The Board noted that there was no dispute that “plant” as recited in the claims encompasses whole plants, and, alternatively, parts of plants. Example 12 in the ’638 patent describes the analysis of seeds extracted from transgenic Brassica juncea plants transformed with the pSUN-9G construct. The results of that analysis are presented in Table 6 which presents the determination of the fatty acids in seeds from transgenic Brassica juncea and shows that the lipids in the seeds comprise 17.2–19.6% polyunsaturated ω3-fatty acids which is well below the “at least 54% by weight of the polyunsaturated ω3-fatty acids based on the total fatty acids in the transgenic plant” required by claims 8 and 9. The Board disagreed that the data in Table 6 is not relevant to the written description issue because the plant was produced using “a ‘seed specific’ promoter that would only express the construct in the seeds of the plant” and “is not an embodiment” of the invention recited in claim 9. The Board explained that seeds of the transgenic Brassica juncea plant are “a transgenic Brassica plant” within the scope of the challenged claims, however, and the fatty acids produced by those seeds are “fatty acids produced by a transgenic Brassica plant” as recited in the challenged claims, regardless of whether the construct is expressed in other parts of the transgenic Brassica juncea plant. Example 10(a), the only other example in the patent that is directed to the amount of fatty acids produced by transgenic Brassica plants, describes the generation of transgenic Brassica napus and Brassica juncea plants using the pGPTV construct. Patent Owner argued that the pGPTV construct was “the construct relevant” to claim 9. In Example 10(a), “mature seeds were harvested and analyzed for elongase expression such as Δ6-elongase activity or for Δ5- or Δ6-desaturase activity by means of lipid analyses,” and “lines with elevated contents of polyunsaturated C20- and C22-fatty acids were identified.” According to Patent Owner, because Example 10 reports “the inventors’ identification of ‘lines with elevated contents of polyunsaturated C20- and C22-fatty acids,’” “the inventors expressly described the construct would result in greater than 54% ω3-fatty acids in two species of Brassica.” The Board noted that the patent did not report quantitative data regarding the amount of polyunsaturated ω3-fatty acids in the oils, lipids, and/or fatty acids produced by the seeds of the transgenic Brassica plants described in Example 10(a). The Board was not persuaded that a POSITA would have understood the inventors’ qualitative statement about the “elevated contents of polyunsaturated C20-and C22-fatty acids” to mean that the inventors were in possession of oils, lipids, and/or fatty acids produced by a transgenic Brassica plant that comprise any specific amount of polyunsaturated ω3-fatty acids, let alone at least 54% by weight as required by claims 8 and 9.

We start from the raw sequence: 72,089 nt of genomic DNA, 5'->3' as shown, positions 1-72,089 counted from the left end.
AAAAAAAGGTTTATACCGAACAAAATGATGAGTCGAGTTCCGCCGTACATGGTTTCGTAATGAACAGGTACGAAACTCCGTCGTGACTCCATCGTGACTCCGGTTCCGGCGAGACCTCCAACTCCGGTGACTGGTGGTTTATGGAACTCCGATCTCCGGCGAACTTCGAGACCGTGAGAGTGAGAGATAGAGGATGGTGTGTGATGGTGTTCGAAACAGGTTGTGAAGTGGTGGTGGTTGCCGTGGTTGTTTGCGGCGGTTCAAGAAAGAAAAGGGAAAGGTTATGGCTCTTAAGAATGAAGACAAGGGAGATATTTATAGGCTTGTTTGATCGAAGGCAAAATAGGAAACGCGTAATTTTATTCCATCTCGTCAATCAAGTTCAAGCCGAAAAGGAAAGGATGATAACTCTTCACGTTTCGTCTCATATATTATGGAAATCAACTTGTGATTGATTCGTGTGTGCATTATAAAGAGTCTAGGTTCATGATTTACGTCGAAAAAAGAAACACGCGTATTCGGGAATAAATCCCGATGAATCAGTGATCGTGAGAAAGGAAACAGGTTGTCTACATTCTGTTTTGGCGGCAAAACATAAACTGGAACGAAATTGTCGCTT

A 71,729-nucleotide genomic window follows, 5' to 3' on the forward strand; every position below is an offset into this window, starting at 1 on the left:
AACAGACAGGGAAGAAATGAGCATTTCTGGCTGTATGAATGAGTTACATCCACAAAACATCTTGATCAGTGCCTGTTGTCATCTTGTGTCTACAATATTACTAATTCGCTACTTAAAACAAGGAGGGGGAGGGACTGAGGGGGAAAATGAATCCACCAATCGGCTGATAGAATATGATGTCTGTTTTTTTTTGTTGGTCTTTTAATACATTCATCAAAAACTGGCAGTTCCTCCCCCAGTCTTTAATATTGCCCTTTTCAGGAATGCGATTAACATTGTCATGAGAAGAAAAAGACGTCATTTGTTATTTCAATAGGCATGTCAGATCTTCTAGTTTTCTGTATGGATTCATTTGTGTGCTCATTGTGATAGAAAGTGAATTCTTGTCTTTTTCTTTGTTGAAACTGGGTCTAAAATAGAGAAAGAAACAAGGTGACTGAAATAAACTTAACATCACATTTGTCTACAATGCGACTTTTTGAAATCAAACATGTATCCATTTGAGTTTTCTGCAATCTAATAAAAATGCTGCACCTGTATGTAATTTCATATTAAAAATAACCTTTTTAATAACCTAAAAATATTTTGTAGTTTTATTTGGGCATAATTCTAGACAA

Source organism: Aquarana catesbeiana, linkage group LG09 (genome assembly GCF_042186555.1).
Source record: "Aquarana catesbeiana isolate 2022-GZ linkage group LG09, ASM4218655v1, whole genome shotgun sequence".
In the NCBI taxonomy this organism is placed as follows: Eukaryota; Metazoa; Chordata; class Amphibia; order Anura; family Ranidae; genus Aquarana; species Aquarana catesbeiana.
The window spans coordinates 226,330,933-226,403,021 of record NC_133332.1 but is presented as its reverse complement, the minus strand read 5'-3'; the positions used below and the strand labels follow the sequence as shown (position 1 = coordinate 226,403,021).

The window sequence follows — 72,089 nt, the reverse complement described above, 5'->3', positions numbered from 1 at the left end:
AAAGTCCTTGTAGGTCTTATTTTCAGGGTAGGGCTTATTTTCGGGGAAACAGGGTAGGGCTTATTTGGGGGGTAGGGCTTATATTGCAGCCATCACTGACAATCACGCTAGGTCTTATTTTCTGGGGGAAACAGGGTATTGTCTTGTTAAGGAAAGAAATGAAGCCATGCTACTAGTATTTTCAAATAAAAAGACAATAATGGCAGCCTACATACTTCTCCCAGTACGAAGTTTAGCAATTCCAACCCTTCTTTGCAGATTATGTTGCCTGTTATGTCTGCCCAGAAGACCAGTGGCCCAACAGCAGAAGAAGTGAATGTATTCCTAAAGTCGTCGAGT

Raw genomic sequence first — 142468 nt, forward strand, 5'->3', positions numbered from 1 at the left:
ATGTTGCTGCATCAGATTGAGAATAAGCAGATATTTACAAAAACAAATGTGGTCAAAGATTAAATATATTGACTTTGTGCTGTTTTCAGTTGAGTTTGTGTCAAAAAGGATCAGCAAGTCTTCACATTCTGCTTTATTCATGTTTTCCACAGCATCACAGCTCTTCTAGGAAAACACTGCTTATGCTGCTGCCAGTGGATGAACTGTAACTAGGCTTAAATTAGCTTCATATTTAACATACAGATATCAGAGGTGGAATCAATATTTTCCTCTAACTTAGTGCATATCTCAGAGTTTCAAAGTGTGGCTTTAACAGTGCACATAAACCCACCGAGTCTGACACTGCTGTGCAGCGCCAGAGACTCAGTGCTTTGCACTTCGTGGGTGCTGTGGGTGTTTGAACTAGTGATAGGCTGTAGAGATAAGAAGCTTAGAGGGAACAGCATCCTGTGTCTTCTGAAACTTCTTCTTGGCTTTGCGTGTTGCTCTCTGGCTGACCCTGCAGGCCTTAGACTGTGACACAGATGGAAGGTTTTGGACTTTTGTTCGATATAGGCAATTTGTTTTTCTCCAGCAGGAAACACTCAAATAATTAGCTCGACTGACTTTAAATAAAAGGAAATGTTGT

Patent Owner also pointed to Tables 2 and 3 of the patent, which reported that the leaves of transgenic O. violaceous and A. thaliana plants generated using the pGPTV construct produce fatty acids that comprise at least 54% by weight of polyunsaturated ω3-fatty acids as support for its contention that the transgenic Brassica plants made using the same construct would achieve the same results. The Board, however, pointed out that Patent Owner did not point to any disclosure in the patent indicating that the amount of polyunsaturated ω3-fatty acids in transgenic O. violaceous or A. thaliana plants is representative of the amounts in transgenic Brassica plants.

The Board further noted that Table 2 showed that the total amount of ω3-fatty acids in the transgenic O. violaceous leaves (57%) is practically unchanged as compared to the control (wild-type) O. violaceous leaves (55.9%), and the total amount of ω3-fatty acids in the transgenic A. thaliana plant (58%) was lower than that of the control (wild-type) A. thaliana leaves (64.6%). The Board concluded that a POSITA would have understood that transgenic Brassica plants produced using the pGPTV construct would produce the same fatty acids as those reported for A. thaliana and O. violaceous in Tables 2 and 3, but would not have understood that the same amounts would be produced.

The Board used a similar analysis to conclude that the ’638 patent does not teach a person of ordinary skill in the art how to make or use the claimed oils, lipids, and/or fatty acids produced by a transgenic Brassica plant that comprise at least 54% by weight of polyunsaturated ω3-fatty acids. The Board stated that although Example 10(a) of the patent taught how to produce transgenic Brassica plants using the pGPTV construct, it did not provide any quantitative information about the amount of polyunsaturated ω3-fatty acids produced by the oils, lipids, and/or fatty acids produced by those plants. “At best, the ’638 patent teaches how to make transgenic Brassica plants with ‘elevated contents of polyunsaturated C20-and C22-fatty acids’ as compared to the wild-type Brassica plants.” The Board concluded that the claims were not enabled by the disclosures in the ’638 patent and were unpatentable under 35 U.S.C. § 112.

This case is another example demonstrating the importance of providing sufficient description of the claimed embodiment. The reliance on different embodiments and examples and mixing data from various examples to provide support for what is claimed, but not specifically described and/or exemplified in the specification, may lead to lack of written description and lack of enablement rejections of the claimed embodiment, especially when the interchangeability of the different species or embodiments is not known or would not have been understood by a POSITA.